Compassion, care, concern – three words that describe the manner in which members of the steering committee for the Salmon Arm Refugee Coalition are preparing for Syrian refugees.
Members representing the much larger community committee met last Thursday to provide updates on the activities of their own groups and discuss matters of concern to the group as a whole.
Salmon Arm’s first Syrian refugee, Mustafa Zakreet, earned high praise for his willingness to learn and enthusiastic interest in helping the groups and other refugees when they arrive.
“We’re anxiously waiting for Mustafa’s father and brother and have also applied to bring over one of his brothers, who has a wife and young child,” said Joyce Henderson, one of some 35 members of Zakreet’s sponsoring group.
First United Church is still waiting for their family but, knowing there are young children, held a highly successful baby shower.
“Between 35 and 40 people attended and they were very generous,” said First United co-coordinator Darlene Ogilvie, noting the group is looking for gently used car seats. “We served some traditional Syrian snacks – hummus, labal, baba ganoush, halva, pita, dates, figs, dried apricots and peppermint and anise teas.”
St. Joseph’s Roman Catholic Church has seen a significant change in their plans to bring a family from Lebanon through the private process.
The Franciscan priest in Lebanon who has been helping to facilitate the process to bring Syrian families to Canada advised Brian Ayotte that the translator had included one family member on the family application who is 19 and must therefore have a separate application.
“It appears the oversight will delay the family’s trip to Canada by several weeks,” said Ayotte, noting that at the present time, private sponsorships are being processed more slowly than the federal BVOR (Blended Visa Office Referred), which have the same stringent screening.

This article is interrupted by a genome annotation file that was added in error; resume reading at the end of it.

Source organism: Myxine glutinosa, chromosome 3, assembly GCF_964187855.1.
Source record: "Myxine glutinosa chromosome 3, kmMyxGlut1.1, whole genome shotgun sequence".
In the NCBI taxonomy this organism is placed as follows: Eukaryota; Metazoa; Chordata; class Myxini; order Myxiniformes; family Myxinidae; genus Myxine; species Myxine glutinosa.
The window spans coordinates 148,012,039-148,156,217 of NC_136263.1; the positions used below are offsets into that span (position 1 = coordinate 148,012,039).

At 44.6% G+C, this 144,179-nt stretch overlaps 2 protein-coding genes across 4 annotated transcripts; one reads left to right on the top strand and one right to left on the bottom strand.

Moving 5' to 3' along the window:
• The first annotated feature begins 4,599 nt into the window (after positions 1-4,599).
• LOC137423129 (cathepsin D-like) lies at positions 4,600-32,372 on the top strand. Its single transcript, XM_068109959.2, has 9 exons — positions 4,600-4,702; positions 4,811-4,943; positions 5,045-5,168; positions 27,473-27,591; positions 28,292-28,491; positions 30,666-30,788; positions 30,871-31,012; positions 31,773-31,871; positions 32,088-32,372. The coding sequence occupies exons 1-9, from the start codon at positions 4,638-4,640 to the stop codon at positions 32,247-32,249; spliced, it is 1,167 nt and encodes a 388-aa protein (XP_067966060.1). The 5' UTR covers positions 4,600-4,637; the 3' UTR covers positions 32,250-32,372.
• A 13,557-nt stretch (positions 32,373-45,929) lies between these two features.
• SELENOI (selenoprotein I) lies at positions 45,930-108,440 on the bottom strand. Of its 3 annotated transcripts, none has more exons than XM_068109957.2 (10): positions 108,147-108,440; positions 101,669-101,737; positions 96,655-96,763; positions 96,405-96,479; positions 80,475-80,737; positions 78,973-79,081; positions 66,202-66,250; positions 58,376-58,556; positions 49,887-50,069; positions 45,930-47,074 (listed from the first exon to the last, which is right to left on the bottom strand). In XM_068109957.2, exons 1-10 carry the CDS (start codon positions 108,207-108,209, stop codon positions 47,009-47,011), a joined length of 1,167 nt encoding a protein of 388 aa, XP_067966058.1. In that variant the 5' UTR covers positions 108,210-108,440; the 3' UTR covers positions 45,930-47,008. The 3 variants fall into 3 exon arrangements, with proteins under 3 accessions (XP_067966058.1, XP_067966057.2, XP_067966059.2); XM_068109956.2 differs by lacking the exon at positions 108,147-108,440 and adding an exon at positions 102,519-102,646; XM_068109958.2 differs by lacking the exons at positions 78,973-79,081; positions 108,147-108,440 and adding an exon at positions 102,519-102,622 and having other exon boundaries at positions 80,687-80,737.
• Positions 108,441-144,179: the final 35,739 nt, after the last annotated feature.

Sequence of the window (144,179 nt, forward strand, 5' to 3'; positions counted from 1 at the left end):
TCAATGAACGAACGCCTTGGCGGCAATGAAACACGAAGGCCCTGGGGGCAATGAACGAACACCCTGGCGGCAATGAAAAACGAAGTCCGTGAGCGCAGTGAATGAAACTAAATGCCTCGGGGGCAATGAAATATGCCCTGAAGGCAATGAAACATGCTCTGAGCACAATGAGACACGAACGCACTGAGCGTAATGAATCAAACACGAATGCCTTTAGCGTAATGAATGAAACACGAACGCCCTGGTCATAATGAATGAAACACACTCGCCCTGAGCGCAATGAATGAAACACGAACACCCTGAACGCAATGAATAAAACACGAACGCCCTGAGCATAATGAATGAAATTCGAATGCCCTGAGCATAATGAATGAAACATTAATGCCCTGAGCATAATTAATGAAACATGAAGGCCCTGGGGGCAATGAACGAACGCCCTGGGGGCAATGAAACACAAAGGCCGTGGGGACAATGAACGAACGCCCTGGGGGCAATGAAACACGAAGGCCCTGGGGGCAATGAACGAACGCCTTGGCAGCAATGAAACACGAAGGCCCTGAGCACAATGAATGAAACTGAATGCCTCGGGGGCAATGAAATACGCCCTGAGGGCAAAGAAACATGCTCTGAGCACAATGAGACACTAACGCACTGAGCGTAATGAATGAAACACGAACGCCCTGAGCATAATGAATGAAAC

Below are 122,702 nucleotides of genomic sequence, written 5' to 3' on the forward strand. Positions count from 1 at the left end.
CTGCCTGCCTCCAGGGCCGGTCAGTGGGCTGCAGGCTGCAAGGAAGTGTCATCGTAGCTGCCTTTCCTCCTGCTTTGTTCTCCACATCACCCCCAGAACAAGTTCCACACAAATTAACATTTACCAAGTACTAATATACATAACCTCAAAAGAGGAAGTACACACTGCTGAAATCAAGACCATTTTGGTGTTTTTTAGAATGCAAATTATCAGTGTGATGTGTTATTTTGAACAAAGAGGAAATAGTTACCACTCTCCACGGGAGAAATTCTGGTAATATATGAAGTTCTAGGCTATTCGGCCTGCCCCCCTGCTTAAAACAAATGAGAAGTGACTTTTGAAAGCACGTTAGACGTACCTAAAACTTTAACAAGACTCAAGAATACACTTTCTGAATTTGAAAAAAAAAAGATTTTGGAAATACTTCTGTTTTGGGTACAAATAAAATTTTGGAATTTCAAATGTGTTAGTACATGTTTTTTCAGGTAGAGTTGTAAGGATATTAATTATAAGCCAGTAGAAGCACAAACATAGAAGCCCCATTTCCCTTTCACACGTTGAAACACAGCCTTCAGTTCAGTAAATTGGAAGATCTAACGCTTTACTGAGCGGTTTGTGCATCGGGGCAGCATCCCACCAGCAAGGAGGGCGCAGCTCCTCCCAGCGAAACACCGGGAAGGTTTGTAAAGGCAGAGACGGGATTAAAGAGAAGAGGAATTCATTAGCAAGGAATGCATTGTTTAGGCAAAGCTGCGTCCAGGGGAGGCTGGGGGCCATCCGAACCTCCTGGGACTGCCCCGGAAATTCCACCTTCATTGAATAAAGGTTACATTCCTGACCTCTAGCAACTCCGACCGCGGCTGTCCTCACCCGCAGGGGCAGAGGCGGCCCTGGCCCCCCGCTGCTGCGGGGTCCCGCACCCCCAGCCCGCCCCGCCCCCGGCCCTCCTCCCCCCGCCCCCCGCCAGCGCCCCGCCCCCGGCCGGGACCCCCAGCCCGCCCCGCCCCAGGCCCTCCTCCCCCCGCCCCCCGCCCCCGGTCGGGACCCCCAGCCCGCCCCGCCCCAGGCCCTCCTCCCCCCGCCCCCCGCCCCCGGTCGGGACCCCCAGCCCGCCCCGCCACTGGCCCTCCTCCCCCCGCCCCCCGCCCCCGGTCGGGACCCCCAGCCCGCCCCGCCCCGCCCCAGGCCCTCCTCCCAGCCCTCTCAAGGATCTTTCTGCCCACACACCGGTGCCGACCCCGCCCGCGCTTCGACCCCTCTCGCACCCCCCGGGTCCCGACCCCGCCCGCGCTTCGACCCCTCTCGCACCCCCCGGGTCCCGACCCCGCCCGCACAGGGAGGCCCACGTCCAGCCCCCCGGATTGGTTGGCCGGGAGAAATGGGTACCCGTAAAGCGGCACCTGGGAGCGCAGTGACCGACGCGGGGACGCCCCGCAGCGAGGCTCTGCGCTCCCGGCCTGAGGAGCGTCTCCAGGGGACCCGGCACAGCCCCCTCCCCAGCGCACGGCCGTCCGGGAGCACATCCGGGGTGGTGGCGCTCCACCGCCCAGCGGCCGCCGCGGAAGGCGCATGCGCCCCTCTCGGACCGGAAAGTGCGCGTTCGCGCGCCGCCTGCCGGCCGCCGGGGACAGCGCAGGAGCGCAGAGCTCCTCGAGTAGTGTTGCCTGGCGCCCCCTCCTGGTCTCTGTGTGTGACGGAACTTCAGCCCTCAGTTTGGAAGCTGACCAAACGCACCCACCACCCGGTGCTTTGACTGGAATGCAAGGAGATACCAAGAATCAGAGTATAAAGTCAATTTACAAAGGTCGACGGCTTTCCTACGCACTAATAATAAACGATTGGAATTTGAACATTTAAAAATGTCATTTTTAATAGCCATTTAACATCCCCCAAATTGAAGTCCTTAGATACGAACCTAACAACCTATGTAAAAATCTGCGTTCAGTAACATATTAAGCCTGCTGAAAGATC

In the meantime, Ayotte got a call asking if St. Joseph’s would like to take on a family through the government process, something parishioners readily supported.
The government-sponsored family includes a 34-year-old petroleum engineering professor, his wife in her early twenties, a two-year-old and a six-month-old.
“We expect them in three to four weeks and the other family in four to six months,” said Ayotte.
Some groups know who their families are but have no idea when they will arrive. And, according to Zakreet, the refugees have no idea where they are going until they are on the plane to Canada.
Other group reps provided updates on when they expect their families and where they are in terms of housing, furnishings, clothing and other concerns.
A church coalition including Broadview/Lakeside/Crossroads knows who their family is as does Shuswap Rotary.
Deo Lutheran, Shuswap Community Church and Cornerstone (Christian Reformed) have agreed to take a family but don’t yet know who they are.
Mike Boudreau said the data base he set up is being under-utilized.
“One of the real powerful things that isn’t being used is the ‘Contact Us,’” said Boudreau, noting anyone can visit shuswaprefuge.com, contact any of the groups and apply to volunteer or to donate a variety of needed items.
Criminal checks will be required for any volunteer who will be working with children.
Ayotte reminded the group that the bank account now established at SASCU is not to support refugees in their everyday lives (which is covered by the support groups) but rather as a reserve for such events as major dental work, funerals or hearing aids.